The number of bald eagles in the lower 48 U.S. states — a population once on the brink of extinction — has quadrupled in the last dozen years to more than 316,000, federal wildlife officials say, despite steep declines in other American bird populations.
A new survey by the U.S. Fish and Wildlife Service found there are more than 70,000 breeding pairs of the iconic raptor in the contiguous U.S. In the late 1960s, there were fewer than 500.
The turnaround is a "historic conservation success story," said newly confirmed Interior Secretary Deb Haaland at a news conference Wednesday.
"The bald eagle has always been considered a sacred species to American Indian people, and similarly it's sacred to our nation as America's national symbol," said Haaland, a member of New Mexico's Laguna Pueblo and the first Native American Cabinet secretary.
The success story, wildlife officials said, is a dramatic reminder of the power of conservation efforts. Bald eagles were hunted, poisoned and extirpated from their habitat across the contiguous U.S. for more than a century. Contamination from DDT, a powerful insecticide that found its way into eagles' prey, made their eggs so fragile that they often broke while their parents incubated them.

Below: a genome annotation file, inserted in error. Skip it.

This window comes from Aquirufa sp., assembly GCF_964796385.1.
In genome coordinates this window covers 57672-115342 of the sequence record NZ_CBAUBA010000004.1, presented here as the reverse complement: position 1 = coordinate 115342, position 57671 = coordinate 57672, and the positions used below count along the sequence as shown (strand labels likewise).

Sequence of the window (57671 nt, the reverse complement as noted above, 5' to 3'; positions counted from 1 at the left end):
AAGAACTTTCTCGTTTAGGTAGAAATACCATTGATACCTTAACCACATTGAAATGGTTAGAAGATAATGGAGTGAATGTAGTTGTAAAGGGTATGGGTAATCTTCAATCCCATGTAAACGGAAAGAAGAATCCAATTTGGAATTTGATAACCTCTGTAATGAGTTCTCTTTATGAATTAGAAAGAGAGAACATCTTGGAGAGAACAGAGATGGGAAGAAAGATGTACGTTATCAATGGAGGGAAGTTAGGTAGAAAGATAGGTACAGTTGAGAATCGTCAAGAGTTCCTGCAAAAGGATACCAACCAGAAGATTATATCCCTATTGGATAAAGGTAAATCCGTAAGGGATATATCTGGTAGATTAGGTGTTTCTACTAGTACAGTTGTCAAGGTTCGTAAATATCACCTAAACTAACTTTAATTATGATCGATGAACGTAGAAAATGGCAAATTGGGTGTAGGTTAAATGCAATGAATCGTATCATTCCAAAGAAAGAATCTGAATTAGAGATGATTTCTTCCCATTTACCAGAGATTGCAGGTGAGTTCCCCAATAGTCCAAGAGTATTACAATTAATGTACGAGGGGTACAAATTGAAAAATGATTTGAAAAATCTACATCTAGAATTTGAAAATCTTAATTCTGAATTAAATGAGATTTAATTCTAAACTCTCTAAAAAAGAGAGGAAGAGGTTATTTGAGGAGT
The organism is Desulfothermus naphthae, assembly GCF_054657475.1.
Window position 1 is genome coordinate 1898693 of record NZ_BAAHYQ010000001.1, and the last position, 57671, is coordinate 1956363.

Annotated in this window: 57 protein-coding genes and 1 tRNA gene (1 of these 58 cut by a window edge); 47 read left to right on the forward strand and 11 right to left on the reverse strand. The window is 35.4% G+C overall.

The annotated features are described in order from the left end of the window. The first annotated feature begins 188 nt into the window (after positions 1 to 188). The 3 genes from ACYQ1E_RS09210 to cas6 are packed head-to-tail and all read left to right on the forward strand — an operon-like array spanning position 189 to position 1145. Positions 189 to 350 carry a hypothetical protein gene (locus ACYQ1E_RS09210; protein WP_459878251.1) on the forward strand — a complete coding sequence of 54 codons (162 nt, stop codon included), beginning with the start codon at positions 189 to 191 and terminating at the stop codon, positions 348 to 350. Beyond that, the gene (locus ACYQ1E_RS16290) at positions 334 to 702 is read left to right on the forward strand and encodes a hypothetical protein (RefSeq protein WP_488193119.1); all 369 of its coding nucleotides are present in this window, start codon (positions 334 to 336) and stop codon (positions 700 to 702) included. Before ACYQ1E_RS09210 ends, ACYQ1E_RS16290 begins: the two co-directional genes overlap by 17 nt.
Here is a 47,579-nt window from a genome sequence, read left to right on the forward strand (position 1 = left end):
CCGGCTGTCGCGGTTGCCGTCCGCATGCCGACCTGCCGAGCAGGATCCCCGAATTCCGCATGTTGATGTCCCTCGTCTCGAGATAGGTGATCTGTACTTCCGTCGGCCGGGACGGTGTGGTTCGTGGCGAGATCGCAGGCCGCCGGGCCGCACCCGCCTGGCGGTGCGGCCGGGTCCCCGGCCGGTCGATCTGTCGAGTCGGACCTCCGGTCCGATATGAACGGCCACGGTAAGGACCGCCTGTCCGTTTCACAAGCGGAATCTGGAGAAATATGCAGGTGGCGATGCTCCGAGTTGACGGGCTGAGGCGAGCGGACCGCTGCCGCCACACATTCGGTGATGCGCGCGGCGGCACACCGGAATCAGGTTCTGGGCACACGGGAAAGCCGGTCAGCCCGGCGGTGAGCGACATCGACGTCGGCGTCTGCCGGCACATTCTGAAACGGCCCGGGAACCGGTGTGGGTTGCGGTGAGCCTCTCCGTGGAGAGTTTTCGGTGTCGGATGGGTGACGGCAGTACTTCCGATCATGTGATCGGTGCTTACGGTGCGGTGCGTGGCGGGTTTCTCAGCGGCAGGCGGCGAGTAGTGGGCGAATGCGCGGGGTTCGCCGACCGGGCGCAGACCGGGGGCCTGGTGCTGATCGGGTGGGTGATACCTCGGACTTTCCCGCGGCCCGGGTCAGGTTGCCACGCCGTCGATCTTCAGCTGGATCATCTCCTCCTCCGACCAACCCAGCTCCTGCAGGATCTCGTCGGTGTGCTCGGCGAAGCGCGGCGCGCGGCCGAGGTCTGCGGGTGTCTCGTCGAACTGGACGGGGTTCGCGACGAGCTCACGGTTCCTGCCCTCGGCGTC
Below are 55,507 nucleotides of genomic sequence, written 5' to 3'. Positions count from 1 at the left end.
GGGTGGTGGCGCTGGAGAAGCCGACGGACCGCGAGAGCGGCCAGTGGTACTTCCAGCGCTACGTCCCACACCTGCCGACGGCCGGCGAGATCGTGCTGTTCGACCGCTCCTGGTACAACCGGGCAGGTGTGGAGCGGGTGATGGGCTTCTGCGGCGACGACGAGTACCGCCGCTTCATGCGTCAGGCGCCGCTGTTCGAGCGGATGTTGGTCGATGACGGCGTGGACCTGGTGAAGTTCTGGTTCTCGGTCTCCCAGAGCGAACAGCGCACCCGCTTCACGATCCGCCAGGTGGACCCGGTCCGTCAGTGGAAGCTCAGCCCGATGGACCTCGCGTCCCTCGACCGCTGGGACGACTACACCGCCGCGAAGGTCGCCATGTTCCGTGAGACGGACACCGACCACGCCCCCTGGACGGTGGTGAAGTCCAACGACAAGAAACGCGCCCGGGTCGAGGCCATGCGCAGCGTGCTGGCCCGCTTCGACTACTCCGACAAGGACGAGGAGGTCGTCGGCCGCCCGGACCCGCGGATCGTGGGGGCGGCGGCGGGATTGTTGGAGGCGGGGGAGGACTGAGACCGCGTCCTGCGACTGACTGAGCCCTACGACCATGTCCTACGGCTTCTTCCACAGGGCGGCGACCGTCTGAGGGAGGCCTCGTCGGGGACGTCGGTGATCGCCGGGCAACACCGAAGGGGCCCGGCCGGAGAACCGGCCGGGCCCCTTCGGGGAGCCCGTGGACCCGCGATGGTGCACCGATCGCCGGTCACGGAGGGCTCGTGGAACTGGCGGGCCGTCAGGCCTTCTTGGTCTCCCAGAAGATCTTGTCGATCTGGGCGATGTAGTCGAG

The discovery of DDT's disastrous effects on wildlife led to its ban in 1972. A year later, the Endangered Species Act was signed into law and bald eagles were included on the list, providing the iconic raptor with strong federal protections.
Bald eagle populations have gradually recovered since that listing and were removed from the endangered species list in 2007. The new survey found that since 2009, the last time a count was taken, bald eagle populations have quadrupled.
The success of bald eagles is a bit of an aberration though. A recent study from the Cornell Lab of Ornithology found that American bird populations have dropped by about one-third in the last 50 years.
A report by the National Audubon Society found that two-thirds of North America's bird species are at increasing risk of extinction due to a warming climate.
"By stabilizing carbon emissions and holding warming to 1.5 degrees Celsius above pre-industrial levels, nearly 150 species would no longer be vulnerable to extinction from climate change," the report said.
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